Gov. Kim Reynolds has signed a "free speech" bill allowing student organizations at Iowa’s public universities to bar members of the LGBTQIA+ community and other identities from leadership positions.
The bill would allow student groups at regent universities to enforce these policies only if it is the genuinely held belief of the group. The legislation passed on a party line vote in the House and a 35-11-3 vote in the Senate.
The resolution that passed Student Government did not mention the controversial section. After many student senators were made aware of the section, Student Government rescinded their endorsement as members and allies of the LGBTQIA+ community sat in on the meeting. Some senators, like Sen. Jacob Schrader, who authored the endorsement resolution, were happy the legislation was moving through the state legislature.
“I am personally in favor of the bill in its entirety and I am happy that the Iowa Senate has taken the time to ensure that student’s rights to the freedom of speech and the freedom of association are adequately protected at our public institutions,” Schrader said of the Iowa Senate passage.
One opponent, Iowa State College Democrats President Taylor Blair, was unhappy but “not surprised” that the bill was passed by the Legislature and signed by the governor.
“I just think that it is another sign that the Republicans in Iowa and the party don’t think the LGBT community are valued or are important,” Blair said. “It is clear from some things they have done. Again, this isn’t just about LGBT people. This can apply to religious feelings that have historically been used against black people. This bill affects any group that could be discriminated based on the beliefs of an organization or within a clubs mission.”
Rep. Beth Wessel-Kroeschell, D-Ames, voted no on this legislation as it passed the judiciary committee and voted no again when it was called for a vote in the House.
Wessel-Kroeschell said she has concerns with the section that allows groups to override the nondiscrimination policies of universities and those of the state. However, she said the rest of the bill was fine and she probably would have voted for it otherwise.
This bill is similar in content to one from the previous legislative session that came in the wake of a federal court case between the University of Iowa and a religious student group on its campus.
The federal judge in the case ruled in favor of the group called Business Leaders in Christ, who had prevented a gay member from taking a leadership position in the organization.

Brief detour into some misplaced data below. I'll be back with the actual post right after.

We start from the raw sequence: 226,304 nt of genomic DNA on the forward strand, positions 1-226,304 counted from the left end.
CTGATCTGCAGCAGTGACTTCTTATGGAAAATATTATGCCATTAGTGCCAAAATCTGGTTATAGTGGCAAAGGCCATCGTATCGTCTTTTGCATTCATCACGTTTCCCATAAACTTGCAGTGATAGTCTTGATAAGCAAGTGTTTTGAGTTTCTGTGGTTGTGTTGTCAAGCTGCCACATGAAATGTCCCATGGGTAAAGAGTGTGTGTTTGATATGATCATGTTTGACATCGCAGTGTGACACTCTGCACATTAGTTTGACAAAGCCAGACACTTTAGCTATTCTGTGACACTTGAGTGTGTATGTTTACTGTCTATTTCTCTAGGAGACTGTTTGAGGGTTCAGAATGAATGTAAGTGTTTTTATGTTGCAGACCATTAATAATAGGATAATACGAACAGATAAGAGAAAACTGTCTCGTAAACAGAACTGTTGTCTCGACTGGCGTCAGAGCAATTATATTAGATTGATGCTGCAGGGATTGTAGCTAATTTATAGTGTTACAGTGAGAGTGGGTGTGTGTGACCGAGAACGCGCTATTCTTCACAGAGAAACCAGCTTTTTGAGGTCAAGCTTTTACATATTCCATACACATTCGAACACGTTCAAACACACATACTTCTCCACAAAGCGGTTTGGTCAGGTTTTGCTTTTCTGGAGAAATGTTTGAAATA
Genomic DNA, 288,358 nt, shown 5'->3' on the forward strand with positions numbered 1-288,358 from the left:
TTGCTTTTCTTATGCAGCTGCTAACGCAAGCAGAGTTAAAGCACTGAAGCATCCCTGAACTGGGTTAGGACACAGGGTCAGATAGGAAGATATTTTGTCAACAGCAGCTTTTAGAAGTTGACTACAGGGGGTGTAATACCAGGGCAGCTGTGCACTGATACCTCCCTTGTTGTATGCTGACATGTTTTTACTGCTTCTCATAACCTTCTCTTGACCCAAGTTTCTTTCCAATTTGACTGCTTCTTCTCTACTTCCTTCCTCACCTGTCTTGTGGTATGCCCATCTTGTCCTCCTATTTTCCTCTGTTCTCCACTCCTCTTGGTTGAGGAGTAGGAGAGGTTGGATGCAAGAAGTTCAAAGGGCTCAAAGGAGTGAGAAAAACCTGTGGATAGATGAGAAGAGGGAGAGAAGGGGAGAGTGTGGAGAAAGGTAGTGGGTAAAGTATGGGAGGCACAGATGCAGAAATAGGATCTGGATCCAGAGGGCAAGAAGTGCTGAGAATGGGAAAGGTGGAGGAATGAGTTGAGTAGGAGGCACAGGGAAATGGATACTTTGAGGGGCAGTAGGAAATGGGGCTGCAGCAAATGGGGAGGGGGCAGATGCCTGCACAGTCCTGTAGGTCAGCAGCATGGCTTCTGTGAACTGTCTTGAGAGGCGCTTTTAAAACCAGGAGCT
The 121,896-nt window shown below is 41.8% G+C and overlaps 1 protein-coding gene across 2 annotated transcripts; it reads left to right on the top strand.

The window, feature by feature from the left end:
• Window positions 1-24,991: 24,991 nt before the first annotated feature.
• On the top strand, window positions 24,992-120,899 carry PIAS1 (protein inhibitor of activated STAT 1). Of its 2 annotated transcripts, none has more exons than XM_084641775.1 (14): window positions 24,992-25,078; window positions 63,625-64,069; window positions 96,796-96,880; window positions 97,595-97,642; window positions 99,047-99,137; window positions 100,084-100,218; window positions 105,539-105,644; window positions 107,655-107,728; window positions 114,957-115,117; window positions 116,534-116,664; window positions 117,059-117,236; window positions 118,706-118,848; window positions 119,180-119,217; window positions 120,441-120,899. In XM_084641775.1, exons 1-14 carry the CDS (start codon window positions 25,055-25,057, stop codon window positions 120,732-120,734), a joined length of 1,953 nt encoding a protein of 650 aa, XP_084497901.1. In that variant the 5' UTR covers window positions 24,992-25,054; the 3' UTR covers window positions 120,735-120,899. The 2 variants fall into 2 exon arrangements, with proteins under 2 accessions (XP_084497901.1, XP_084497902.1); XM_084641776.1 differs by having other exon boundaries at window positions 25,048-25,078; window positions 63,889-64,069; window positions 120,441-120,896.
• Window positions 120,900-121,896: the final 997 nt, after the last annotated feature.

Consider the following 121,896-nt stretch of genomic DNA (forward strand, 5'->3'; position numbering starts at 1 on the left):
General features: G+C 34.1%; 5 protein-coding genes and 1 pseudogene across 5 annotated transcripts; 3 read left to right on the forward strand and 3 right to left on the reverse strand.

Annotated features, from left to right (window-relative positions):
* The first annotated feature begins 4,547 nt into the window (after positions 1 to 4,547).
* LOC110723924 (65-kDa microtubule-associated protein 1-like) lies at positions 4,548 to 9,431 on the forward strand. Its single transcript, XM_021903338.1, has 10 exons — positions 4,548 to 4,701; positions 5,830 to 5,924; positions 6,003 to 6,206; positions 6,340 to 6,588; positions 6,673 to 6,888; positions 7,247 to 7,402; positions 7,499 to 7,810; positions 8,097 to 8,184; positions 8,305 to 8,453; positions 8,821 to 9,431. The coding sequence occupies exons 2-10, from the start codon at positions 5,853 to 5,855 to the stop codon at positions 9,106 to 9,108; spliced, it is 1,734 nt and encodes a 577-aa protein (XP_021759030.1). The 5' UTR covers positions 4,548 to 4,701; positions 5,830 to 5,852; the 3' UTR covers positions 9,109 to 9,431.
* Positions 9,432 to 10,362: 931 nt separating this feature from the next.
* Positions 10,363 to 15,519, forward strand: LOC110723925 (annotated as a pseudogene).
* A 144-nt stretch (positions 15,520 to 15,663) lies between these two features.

The University of Iowa had tried to deregister the student organization for violating a policy by citing, “The University’s Human Rights Policy prohibits student organizations from restricting membership or access to leadership positions on any protected status such as race, national origin, sex, sexual orientation or gender identity,” according to federal court documents.
“This just hurts individuals from the LGBTQ community, any group that has faced discrimination in the past can face discrimination [if the bill becomes law],” Wessel-Kroeschell said.
When asked if student groups would take advantage of discriminatory practices now that the legislation allows it, Blair said he hopes the Iowa State community will uphold the rights of individuals.
“You have already seen it as the University of Iowa, not the bill, but discrimination,” Blair said. “It hasn’t happened here yet, it has at the University of Iowa. Why wouldn’t it happen here?”
If an organization does take advantage of these practices, Student Government Speaker Cody Woodruff said he would advocate for some form of action to be taken and floated the idea of withholding funds from clubs or organizations that exclude certain members from leadership.
“If a student organization starts to discriminate on who can be in their leadership then maybe it is time we as a community need to say that is absolutely not allowed," Woodruff said. "In terms of what Student Government could do, and this is off the cuff — off the top of my head — you could implement a rule in [Priorities and Criteria] that if a club isn’t open to all members than you could receive no funding."
Woodruff said he doubts even a small number of clubs would adapt guidelines after the bill was signed, and Blair agreed saying he and his organization would look out for organizations taking in these policies.
“Absolutely, we are going to be vigilant,” Blair said. “Regardless of if it is legal now, there are lots of things that are legal that we should not support. Hate speech is technically legal, but that does not mean we should support it. Just because this law says you can discriminate does not mean it reflects the Iowa State Community, and, in fact, I think it goes the opposite direction of what our community stands for."
Reporting contributed by Jake Webster.